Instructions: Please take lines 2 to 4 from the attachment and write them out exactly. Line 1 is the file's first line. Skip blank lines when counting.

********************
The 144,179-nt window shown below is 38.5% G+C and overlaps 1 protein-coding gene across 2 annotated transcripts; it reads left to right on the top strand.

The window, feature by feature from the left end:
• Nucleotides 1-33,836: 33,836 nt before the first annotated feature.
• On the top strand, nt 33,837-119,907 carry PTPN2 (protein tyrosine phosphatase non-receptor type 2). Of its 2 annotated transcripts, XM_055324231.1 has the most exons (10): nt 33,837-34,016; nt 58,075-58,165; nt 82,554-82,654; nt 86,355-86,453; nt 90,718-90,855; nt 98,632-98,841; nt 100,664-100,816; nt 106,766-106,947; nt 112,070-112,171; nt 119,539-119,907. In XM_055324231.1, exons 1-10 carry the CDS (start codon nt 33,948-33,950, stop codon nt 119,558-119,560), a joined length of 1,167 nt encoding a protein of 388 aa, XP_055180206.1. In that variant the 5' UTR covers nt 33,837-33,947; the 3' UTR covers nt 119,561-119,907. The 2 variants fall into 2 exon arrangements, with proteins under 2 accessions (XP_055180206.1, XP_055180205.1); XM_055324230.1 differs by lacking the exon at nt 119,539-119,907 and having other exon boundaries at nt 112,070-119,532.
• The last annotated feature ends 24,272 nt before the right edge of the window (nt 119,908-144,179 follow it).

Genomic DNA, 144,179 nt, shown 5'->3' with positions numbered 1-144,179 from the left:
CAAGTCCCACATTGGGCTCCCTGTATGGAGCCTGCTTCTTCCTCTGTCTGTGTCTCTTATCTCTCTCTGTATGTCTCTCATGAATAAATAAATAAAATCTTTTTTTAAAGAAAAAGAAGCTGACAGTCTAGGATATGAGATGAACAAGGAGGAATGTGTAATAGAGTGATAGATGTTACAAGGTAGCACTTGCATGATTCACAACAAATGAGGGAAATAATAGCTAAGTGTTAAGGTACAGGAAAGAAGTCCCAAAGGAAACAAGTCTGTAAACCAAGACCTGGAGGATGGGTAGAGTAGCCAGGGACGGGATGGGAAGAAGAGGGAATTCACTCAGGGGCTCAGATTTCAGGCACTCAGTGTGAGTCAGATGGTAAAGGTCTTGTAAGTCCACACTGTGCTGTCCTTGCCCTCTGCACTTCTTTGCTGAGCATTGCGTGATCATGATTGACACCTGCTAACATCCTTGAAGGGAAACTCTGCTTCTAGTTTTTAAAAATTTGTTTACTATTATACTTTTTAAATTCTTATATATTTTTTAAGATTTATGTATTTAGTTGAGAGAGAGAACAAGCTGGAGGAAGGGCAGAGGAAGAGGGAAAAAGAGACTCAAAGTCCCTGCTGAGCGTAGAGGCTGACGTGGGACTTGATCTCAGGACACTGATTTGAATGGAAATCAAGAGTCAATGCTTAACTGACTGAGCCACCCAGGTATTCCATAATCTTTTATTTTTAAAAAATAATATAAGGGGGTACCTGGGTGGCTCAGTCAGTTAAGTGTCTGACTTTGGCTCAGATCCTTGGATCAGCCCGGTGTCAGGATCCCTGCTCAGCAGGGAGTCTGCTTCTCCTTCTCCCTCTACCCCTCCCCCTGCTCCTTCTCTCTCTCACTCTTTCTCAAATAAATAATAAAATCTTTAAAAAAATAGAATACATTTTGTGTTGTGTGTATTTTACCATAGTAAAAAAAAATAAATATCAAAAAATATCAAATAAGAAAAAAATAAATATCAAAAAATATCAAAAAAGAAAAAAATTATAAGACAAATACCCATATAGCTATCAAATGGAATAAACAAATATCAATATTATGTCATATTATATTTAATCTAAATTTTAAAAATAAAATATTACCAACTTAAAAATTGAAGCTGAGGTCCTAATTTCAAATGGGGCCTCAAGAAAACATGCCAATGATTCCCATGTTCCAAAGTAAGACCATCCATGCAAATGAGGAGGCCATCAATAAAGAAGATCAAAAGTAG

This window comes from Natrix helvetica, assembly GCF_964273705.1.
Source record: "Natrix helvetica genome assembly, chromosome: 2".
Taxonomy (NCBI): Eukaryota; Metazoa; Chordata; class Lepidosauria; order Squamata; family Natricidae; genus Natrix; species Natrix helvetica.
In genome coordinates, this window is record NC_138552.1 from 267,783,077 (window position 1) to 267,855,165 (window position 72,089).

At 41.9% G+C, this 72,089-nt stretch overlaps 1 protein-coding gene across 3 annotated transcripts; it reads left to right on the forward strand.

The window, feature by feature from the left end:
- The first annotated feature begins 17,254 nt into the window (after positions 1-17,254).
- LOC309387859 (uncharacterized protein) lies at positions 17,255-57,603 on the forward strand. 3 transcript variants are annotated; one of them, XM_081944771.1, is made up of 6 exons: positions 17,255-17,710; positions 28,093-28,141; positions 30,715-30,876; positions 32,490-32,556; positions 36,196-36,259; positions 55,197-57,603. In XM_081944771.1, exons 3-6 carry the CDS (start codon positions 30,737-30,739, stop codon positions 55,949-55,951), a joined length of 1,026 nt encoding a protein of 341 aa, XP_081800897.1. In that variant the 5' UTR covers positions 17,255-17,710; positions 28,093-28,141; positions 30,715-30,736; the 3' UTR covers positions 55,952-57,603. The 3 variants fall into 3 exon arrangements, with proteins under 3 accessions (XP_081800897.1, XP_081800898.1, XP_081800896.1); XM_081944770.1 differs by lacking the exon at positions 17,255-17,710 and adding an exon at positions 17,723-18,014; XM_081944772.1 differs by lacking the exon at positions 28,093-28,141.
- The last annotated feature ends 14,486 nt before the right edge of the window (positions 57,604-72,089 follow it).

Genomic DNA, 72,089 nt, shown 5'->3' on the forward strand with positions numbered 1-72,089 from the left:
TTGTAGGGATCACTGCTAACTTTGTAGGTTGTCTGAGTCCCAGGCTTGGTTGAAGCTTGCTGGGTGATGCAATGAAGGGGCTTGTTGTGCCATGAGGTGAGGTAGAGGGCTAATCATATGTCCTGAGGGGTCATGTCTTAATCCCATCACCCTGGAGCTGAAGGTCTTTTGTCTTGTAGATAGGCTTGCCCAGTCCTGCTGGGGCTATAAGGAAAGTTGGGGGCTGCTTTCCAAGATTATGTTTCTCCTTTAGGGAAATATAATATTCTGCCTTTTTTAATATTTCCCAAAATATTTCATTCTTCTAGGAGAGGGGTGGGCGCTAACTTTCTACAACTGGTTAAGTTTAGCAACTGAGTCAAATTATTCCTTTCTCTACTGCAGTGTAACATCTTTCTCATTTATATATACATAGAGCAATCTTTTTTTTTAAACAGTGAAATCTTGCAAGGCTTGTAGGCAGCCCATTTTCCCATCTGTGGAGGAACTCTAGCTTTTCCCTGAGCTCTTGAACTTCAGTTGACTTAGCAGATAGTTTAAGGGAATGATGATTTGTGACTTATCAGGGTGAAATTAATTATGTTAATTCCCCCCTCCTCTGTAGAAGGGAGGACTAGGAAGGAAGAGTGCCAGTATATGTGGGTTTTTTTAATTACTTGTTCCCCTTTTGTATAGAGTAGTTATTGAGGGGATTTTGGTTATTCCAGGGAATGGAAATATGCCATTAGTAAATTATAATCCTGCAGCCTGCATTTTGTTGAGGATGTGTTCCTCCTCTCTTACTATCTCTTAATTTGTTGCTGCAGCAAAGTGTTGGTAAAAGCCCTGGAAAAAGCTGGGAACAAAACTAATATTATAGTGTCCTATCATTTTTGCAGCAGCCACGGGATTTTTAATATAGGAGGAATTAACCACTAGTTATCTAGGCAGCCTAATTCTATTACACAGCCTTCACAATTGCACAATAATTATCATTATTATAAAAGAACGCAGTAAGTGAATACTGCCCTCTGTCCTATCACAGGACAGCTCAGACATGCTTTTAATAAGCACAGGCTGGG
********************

The window, feature by feature from the left end:
• Nucleotides 1-33,836: 33,836 nt before the first annotated feature.
• On the top strand, nt 33,837-119,907 carry PTPN2 (protein tyrosine phosphatase non-receptor type 2). Of its 2 annotated transcripts, XM_055324231.1 has the most exons (10): nt 33,837-34,016; nt 58,075-58,165; nt 82,554-82,654; nt 86,355-86,453; nt 90,718-90,855; nt 98,632-98,841; nt 100,664-100,816; nt 106,766-106,947; nt 112,070-112,171; nt 119,539-119,907. In XM_055324231.1, exons 1-10 carry the CDS (start codon nt 33,948-33,950, stop codon nt 119,558-119,560), a joined length of 1,167 nt encoding a protein of 388 aa, XP_055180206.1. In that variant the 5' UTR covers nt 33,837-33,947; the 3' UTR covers nt 119,561-119,907. The 2 variants fall into 2 exon arrangements, with proteins under 2 accessions (XP_055180206.1, XP_055180205.1); XM_055324230.1 differs by lacking the exon at nt 119,539-119,907 and having other exon boundaries at nt 112,070-119,532.